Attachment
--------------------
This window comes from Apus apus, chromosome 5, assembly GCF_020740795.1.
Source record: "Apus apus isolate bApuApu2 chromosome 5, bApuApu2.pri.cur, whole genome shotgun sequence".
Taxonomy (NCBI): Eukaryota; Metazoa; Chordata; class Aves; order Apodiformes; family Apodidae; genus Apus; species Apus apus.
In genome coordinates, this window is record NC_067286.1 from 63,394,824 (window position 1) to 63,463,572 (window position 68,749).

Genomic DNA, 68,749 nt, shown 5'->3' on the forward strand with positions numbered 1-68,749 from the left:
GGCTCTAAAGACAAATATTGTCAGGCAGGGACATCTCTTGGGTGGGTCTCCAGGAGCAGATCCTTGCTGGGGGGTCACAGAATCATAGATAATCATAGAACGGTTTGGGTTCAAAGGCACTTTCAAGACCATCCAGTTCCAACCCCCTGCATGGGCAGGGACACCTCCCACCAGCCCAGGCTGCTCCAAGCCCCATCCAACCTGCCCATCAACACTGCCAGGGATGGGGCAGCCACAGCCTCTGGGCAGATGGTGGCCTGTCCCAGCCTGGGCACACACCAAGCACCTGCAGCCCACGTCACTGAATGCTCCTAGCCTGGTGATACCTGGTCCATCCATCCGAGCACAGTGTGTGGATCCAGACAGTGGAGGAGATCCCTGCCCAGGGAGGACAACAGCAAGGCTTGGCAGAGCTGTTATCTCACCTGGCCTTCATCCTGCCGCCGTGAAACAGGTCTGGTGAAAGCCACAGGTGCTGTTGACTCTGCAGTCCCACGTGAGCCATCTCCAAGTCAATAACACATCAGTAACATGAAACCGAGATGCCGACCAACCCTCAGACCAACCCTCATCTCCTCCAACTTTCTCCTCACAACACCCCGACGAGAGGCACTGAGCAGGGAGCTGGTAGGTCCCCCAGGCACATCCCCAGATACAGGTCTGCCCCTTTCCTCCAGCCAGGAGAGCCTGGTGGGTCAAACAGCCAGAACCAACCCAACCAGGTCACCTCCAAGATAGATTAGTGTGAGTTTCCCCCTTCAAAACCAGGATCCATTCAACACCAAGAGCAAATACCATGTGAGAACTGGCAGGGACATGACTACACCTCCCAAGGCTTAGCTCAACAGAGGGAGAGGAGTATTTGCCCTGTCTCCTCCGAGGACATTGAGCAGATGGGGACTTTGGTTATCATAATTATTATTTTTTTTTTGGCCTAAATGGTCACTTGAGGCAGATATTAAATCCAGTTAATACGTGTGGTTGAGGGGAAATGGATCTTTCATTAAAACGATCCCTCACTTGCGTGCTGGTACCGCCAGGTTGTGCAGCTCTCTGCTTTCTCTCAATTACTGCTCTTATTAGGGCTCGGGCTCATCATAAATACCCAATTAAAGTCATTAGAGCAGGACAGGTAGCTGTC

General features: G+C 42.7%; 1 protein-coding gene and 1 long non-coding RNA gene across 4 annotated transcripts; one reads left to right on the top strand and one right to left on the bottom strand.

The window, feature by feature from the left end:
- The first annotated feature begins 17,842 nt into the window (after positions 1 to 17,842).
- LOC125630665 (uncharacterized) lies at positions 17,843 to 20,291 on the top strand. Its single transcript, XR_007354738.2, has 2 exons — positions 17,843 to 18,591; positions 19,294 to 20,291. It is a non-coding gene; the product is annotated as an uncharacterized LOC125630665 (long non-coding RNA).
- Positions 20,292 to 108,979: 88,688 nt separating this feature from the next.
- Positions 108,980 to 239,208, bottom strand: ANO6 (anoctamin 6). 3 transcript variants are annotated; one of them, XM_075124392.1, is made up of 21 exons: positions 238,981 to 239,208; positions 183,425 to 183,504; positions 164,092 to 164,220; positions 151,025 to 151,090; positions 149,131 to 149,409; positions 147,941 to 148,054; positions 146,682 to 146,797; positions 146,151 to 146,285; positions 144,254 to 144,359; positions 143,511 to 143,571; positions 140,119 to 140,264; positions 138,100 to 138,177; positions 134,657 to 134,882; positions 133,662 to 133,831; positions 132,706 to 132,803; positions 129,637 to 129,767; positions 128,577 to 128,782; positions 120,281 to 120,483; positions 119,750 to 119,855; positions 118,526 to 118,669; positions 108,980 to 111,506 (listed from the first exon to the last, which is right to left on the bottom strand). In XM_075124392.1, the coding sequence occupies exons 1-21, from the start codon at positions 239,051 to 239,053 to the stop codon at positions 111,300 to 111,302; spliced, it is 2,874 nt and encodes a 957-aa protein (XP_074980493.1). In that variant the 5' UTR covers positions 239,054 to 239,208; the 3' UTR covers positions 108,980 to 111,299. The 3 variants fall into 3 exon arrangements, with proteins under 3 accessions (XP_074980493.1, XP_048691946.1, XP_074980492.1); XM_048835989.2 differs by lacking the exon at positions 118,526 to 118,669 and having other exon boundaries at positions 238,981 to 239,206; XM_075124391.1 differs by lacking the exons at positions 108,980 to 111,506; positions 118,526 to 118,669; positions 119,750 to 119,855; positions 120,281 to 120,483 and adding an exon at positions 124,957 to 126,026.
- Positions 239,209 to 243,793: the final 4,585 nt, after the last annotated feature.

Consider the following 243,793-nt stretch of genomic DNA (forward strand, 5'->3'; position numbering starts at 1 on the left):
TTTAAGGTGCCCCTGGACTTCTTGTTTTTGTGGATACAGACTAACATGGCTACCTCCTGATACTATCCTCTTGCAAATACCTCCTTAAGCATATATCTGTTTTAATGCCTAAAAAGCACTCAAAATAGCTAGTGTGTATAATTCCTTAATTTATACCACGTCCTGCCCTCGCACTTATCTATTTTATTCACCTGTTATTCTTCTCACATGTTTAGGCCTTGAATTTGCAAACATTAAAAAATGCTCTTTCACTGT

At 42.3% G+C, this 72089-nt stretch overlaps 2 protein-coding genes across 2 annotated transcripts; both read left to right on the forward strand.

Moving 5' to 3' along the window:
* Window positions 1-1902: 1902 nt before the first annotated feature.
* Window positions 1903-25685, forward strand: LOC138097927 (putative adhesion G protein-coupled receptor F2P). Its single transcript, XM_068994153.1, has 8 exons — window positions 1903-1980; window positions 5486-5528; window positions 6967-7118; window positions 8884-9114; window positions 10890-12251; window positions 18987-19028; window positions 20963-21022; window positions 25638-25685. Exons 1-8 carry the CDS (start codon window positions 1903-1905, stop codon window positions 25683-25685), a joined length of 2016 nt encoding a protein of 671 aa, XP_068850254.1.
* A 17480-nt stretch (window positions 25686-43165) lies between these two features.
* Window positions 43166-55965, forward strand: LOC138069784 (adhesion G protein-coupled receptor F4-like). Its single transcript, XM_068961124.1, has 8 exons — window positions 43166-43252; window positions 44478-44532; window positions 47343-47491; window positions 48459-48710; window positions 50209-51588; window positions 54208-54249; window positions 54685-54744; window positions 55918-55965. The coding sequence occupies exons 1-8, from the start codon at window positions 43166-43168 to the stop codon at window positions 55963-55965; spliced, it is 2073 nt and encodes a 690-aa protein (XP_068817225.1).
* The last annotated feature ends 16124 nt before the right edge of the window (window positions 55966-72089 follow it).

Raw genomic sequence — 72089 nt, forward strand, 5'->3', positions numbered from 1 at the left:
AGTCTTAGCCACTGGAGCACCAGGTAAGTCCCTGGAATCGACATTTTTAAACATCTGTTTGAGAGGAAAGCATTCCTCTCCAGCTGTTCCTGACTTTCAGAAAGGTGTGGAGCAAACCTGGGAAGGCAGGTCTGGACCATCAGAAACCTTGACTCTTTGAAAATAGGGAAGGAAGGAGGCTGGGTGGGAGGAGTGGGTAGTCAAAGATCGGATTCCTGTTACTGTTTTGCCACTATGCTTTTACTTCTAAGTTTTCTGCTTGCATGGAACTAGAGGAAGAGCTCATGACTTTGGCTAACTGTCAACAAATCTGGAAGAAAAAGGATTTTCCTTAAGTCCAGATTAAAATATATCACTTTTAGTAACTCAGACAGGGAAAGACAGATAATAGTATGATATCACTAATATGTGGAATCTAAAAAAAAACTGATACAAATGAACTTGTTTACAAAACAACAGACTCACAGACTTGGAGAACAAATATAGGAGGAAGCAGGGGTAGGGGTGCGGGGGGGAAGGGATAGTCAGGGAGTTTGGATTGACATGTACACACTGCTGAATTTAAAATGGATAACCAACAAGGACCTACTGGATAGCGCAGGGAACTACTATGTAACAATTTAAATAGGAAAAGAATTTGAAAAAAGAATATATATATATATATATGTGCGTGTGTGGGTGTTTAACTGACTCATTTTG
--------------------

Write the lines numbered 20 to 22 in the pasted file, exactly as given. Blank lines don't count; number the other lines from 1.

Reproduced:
* A 17480-nt stretch (window positions 25686-43165) lies between these two features.
* Window positions 43166-55965, forward strand: LOC138069784 (adhesion G protein-coupled receptor F4-like). Its single transcript, XM_068961124.1, has 8 exons — window positions 43166-43252; window positions 44478-44532; window positions 47343-47491; window positions 48459-48710; window positions 50209-51588; window positions 54208-54249; window positions 54685-54744; window positions 55918-55965. The coding sequence occupies exons 1-8, from the start codon at window positions 43166-43168 to the stop codon at window positions 55963-55965; spliced, it is 2073 nt and encodes a 690-aa protein (XP_068817225.1).
* The last annotated feature ends 16124 nt before the right edge of the window (window positions 55966-72089 follow it).